Around 500 prisoners may have release dates brought forward after Supreme Court ruling

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One News | NZN

A landmark Supreme Court ruling could see around 500 prisoners have their release dates brought forward.

Yesterday's ruling will see 21 prisoners walk free today, Corrections chief executive Ray Smith confirmed in a statement today.

"Corrections has always followed the lawful rulings of the Court in its calculation of sentence release dates," Mr Smith said.

'My organisation is up for getting this sorted very quickly' - Corrections boss Ray Smith
01:11
A landmark Supreme Court ruling could see around 500 prisoners have their release dates brought forward.
A landmark Supreme Court ruling could see around 500 prisoners have their release dates brought forward.
Source: ONE News

He said on four previous occassions, the Court of Appeal had upheld Corrections' practices in calculating pre-sentence detention.

Approximately 500 prisoners will have their release dates brought forward.

"In most cases this will only be by a matter of a few days or weeks rather than a significant period of time," Mr Smith said.

Corrections must now recalculate the sentences of affected prisoners in light of the ruling.

Corrections made a mistake 

The Supreme Court said in a judgement released yesterday that the Department of Corrections made a mistake when it calculated the release date for two prisoners, Michael Marino and Edward Booth.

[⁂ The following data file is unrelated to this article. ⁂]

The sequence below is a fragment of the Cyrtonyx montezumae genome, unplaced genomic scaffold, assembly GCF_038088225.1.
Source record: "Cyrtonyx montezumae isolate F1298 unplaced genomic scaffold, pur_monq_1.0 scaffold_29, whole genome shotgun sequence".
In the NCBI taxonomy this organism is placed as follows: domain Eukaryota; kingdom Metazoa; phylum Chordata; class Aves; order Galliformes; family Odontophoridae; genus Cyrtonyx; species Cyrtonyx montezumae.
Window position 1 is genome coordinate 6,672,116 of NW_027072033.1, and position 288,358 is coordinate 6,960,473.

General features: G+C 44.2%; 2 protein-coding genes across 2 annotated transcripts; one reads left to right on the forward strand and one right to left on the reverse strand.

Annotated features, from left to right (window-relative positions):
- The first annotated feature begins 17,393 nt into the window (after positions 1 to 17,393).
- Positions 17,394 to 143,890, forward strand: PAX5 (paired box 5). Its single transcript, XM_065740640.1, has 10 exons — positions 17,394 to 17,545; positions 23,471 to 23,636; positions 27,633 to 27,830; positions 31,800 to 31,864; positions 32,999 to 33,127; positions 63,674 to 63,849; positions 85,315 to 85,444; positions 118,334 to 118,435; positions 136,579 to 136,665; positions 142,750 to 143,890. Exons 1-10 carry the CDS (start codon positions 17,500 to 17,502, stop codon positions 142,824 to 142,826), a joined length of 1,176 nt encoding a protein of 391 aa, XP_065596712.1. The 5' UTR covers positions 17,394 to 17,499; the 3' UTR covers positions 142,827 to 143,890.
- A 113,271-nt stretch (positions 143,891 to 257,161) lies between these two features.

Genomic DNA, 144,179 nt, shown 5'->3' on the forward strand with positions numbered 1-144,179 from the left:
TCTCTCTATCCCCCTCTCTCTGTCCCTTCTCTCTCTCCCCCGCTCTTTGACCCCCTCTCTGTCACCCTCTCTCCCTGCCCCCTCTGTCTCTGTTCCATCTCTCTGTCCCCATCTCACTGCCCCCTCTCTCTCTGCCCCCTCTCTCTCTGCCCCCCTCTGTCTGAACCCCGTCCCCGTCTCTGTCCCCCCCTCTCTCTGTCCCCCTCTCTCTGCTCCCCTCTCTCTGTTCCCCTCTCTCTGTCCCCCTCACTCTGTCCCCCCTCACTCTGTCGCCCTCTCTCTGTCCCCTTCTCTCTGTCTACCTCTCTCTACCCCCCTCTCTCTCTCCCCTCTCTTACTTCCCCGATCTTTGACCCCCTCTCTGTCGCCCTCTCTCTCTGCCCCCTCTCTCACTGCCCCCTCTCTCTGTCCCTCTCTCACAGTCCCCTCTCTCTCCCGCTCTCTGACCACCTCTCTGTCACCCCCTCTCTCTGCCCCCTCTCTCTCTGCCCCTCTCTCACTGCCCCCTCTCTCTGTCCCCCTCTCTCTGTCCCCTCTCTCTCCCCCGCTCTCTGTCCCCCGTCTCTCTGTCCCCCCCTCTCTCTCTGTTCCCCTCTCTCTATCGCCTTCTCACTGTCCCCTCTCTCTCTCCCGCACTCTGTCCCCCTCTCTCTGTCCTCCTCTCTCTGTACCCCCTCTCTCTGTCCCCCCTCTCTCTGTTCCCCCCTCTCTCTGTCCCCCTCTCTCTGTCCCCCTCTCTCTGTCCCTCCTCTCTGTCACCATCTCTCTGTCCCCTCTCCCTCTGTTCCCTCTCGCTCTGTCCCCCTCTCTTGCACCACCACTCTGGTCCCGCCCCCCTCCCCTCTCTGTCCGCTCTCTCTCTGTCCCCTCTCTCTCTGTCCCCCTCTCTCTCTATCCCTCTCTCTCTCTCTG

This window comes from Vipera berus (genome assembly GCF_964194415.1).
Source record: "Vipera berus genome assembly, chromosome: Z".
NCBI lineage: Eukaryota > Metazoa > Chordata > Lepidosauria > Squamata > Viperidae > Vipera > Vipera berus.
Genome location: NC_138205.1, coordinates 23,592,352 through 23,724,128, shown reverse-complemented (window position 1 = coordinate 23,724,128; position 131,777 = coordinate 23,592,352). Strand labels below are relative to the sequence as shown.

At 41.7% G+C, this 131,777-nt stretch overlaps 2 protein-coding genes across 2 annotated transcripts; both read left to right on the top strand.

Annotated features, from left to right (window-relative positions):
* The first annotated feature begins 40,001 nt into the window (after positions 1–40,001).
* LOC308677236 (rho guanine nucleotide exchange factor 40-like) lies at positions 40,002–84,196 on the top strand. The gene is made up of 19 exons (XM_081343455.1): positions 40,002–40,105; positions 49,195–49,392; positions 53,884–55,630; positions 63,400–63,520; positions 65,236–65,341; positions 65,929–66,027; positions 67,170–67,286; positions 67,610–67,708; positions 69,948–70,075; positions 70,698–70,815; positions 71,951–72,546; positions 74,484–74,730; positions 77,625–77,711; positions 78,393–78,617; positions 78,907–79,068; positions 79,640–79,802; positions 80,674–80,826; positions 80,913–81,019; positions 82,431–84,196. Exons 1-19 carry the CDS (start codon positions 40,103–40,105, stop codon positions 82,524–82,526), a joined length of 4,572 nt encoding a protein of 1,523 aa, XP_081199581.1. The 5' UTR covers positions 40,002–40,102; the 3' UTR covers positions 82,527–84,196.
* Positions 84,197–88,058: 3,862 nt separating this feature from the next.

Release date botch up could see 21 prisoners walk free today
00:26
The Supreme Court has ruled Corrections has miscalculated the inmates' release dates.
The Supreme Court has ruled Corrections has miscalculated the inmates' release dates.
Source: ONE News

An appeal by the two men concerned how Corrections has been factoring in the time already spent in detention when calculating parole and release dates. 

Both men spent a long period in jail on remand, but Corrections failed to factor that in when calculating their release. 

The Supreme Court decision means sentences have to be counted from the moment someone is taken into custody, even for extra charges imposed after that initial arrest.

Staff are struggling to manage the exploding prisoner population, and the cracks are starting to show.

Source: ONE News

Corrections had only been counting time spent in custody towards the initial charge.

The court unanimously held that the Parole Act has been misinterpreted and as a consequence, in some instances - including those involving the appellants - parole and release dates have been calculated on the wrong basis.

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